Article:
> On Thu, 6 Dec 2001 16:22:34 -0800, Dwight wrote:
> >PERSONALLY, I don't find a couple extra pins per IC that cluttering.
> But what about gates, what does a nand SR latch look like with power pins?
> Or big chips which might have 40 power pins?
> >I also
> >find it easier to have the power net listed there than having to flip to
> >another page (especially since that "flipping" is usually on a pdf
> >HOWEVER, much of this stuff IS personal preference -- to each his own!
> Unless you are the only one who is ever going to see the schematic I
> disagree. Schematics distributed with products may have to be read by
> hundreds or thousands of engineers for many years to come.
> Someone screwing up netlist generation a couple of times because they
> didn't understand or check hidden power connections is not a good excuse
> for making all those engineers suffer.
> Cheers, Terry.

A schematic file has the dual purpose of specifying assorted details
required by the (associated) PCB file (the Designator and Comment strings
and footprint of each component, netlist information, etc), *and* of
documenting that PCB's circuitry to those examining the (schematic) file.

Assuming that it is accomplished in an elegant manner, I would regard it as
preferable, and even desirable, for schematic files to explicitly display
all connections to Ground and Power nets. Even though engineers examining
schematic printouts might not always be interested in such details, there
can still be times when the provision of these details is desirable.

My recollections of a DOS version of PCAD (version AD 2.0) are that it was
"orthodox" to specify power and ground net connections to ICs (74HC00, etc)
by the use of a distinct text file (whose contents had to comply with a
specified format). However, unless the associated details were duplicated on
the schematic files by text within a "lookup table" though, that meant that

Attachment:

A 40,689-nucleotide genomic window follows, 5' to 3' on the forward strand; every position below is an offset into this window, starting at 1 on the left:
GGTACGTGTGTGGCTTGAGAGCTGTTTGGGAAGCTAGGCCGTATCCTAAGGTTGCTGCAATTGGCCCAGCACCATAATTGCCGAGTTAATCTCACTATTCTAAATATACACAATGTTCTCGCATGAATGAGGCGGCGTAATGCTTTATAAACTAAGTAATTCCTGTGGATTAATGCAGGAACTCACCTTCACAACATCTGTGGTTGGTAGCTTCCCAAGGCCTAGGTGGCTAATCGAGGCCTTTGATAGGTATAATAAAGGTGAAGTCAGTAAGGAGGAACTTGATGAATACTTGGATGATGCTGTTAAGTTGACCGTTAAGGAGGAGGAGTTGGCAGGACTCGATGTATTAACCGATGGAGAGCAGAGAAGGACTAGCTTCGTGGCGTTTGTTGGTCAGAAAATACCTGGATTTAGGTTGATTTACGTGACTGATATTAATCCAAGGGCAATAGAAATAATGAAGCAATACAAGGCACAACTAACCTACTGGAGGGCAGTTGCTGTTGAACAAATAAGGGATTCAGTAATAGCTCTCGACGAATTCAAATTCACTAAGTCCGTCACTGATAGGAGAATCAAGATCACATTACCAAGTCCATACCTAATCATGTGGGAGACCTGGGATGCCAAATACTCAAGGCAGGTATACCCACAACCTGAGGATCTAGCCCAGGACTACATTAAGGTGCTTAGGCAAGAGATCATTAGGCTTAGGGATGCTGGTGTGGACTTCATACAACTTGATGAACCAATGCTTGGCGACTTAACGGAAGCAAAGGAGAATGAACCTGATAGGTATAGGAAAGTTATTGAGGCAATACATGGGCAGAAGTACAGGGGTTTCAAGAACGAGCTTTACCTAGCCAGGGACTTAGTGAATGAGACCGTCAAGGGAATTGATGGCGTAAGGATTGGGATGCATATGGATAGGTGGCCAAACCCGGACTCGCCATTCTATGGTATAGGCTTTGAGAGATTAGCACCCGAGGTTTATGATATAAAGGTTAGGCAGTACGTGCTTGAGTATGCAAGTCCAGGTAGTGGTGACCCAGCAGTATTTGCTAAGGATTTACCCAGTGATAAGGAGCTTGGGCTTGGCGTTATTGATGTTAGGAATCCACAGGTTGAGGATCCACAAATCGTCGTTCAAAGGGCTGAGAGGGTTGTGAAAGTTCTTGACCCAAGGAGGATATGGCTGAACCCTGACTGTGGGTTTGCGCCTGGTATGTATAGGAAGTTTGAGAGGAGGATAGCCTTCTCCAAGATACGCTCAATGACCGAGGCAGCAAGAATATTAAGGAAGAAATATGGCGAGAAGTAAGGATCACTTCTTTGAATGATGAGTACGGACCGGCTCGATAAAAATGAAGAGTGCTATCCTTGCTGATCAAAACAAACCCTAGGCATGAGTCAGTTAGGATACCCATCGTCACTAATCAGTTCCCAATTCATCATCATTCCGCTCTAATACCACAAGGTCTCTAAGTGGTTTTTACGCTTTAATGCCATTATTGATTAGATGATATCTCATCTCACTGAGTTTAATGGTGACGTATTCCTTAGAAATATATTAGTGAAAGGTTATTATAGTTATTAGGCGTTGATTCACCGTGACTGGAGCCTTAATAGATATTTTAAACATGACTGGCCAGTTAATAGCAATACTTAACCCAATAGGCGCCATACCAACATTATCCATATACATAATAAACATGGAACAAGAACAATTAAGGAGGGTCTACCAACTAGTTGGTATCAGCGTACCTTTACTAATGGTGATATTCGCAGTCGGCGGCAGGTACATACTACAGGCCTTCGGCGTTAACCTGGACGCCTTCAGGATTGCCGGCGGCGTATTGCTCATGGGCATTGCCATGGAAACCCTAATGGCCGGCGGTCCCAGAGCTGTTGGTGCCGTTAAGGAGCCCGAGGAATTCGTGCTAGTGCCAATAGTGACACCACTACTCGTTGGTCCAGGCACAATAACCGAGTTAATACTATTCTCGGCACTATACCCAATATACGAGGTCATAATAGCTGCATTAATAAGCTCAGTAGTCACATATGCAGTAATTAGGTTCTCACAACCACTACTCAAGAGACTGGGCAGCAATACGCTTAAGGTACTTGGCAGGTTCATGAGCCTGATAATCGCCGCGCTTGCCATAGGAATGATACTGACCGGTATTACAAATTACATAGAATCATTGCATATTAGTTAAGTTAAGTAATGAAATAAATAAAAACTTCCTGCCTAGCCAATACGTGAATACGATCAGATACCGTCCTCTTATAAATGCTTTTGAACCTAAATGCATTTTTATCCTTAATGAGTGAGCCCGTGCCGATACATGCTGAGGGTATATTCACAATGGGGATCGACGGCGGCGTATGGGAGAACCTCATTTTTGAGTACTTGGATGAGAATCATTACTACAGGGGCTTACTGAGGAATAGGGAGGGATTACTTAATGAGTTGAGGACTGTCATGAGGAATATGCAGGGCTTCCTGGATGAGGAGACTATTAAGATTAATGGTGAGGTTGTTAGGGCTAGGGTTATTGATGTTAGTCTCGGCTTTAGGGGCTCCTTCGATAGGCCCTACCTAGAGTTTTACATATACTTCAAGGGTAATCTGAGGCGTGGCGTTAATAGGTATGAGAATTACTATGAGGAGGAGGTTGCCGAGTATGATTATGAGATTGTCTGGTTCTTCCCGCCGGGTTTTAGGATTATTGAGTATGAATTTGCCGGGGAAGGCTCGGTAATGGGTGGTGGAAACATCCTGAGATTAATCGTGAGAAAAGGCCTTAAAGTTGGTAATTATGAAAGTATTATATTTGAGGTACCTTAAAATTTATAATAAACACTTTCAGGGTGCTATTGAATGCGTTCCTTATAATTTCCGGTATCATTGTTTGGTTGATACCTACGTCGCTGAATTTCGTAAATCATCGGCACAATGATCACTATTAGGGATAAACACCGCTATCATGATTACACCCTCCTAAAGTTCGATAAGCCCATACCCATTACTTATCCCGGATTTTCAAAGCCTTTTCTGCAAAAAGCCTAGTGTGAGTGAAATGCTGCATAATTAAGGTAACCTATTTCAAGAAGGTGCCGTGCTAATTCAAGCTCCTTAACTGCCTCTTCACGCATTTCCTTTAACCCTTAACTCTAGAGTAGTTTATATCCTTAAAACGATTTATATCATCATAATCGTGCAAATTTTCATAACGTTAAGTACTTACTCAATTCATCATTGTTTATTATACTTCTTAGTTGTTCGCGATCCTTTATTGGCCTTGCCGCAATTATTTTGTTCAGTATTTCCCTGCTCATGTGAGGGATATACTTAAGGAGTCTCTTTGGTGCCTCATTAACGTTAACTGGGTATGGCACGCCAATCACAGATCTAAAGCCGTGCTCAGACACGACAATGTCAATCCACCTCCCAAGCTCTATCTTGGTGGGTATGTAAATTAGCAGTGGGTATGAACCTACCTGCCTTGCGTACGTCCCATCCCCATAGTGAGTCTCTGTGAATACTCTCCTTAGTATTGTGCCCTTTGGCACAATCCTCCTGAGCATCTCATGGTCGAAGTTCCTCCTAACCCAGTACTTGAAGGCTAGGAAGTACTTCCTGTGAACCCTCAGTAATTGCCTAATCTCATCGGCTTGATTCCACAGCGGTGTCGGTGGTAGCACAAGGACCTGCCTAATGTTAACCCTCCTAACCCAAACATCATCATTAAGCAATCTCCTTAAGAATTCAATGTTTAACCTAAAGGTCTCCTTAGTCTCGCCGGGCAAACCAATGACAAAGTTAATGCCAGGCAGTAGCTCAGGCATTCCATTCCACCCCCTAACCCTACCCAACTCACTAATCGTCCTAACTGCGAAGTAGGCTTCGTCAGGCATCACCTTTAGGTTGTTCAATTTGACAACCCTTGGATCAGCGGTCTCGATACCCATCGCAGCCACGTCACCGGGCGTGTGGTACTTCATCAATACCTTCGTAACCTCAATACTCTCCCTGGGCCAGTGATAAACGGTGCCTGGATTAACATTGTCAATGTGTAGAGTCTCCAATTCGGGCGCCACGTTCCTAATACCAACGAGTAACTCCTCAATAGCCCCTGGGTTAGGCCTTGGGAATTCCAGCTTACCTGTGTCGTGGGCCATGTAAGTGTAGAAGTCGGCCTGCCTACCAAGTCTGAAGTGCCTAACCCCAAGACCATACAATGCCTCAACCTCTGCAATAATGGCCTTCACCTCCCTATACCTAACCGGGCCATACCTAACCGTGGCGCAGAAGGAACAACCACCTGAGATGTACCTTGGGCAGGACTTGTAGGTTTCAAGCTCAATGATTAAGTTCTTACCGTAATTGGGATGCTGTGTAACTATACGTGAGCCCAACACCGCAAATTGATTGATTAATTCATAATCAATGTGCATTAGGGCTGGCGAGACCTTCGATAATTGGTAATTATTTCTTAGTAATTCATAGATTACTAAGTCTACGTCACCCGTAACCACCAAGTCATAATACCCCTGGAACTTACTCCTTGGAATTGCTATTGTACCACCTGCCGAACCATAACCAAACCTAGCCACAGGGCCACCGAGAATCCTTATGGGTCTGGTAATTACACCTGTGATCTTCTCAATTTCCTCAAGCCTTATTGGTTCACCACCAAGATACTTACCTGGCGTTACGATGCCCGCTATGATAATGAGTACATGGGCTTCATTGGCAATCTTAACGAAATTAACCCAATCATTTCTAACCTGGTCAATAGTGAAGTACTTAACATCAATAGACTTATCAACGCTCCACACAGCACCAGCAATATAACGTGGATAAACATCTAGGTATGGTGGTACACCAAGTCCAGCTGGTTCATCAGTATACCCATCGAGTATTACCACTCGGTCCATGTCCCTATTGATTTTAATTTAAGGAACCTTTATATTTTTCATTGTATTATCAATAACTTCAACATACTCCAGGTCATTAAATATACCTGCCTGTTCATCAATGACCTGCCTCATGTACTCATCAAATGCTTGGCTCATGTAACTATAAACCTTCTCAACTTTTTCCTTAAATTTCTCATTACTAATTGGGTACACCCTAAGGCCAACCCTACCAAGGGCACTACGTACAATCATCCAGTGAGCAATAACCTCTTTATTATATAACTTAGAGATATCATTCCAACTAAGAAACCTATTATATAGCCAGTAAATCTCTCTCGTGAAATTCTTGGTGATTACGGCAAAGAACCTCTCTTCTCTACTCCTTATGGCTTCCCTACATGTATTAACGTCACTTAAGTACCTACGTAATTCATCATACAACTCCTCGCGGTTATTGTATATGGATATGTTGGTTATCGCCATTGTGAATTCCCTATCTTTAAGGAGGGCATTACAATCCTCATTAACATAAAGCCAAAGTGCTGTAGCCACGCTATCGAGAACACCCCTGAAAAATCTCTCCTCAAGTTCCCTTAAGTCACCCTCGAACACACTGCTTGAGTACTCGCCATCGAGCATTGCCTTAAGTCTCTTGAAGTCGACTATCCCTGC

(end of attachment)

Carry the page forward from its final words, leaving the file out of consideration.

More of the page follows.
these details were not depicted on the schematic file at all (which I don't
care for).

My view (though I am well aware that others might not concur) is that it is
desirable for schematic (file) components (or symbols in the terminology of
PCAD AD2.0) for devices like a 74HC00 to have a fifth part for power and
ground connections. That part can either be placed on the last page (of a
set of schematic files) or the same page as (the majority of the) other
parts of the same component are located on, depending upon the preferences
of the engineer producing the schematic files (along with other factors,
such as the specific nature of the circuits, etc).

For multiple pin devices like microprocessors or programmable logic devices,
which incorporate not just large numbers of signal pins, but also
"significant" numbers of power and ground pins, either a "one part" symbol
(containing both signal pins and power and ground pins) could be defined and
used, or a "two part" symbol (with one part containing the signal pins and
the other part containing the ground and power pins); again whether these
parts were on the same page, or separate pages, would depend upon the
designer and the nature of the circuits, etc.

I suspect that at this stage, many will have deduced that I don't care too
much for pins of a hidden nature. By default, the usage of this feature
results in associated connections to power and ground nets not being
visually documented in the schematic files. As I see it, depicting all pins
(regardless of *where* these are depicted) fulfils both roles of a schematic
file; both the PCB file and the viewer of the schematic file are informed of
which nets these pins are connected to.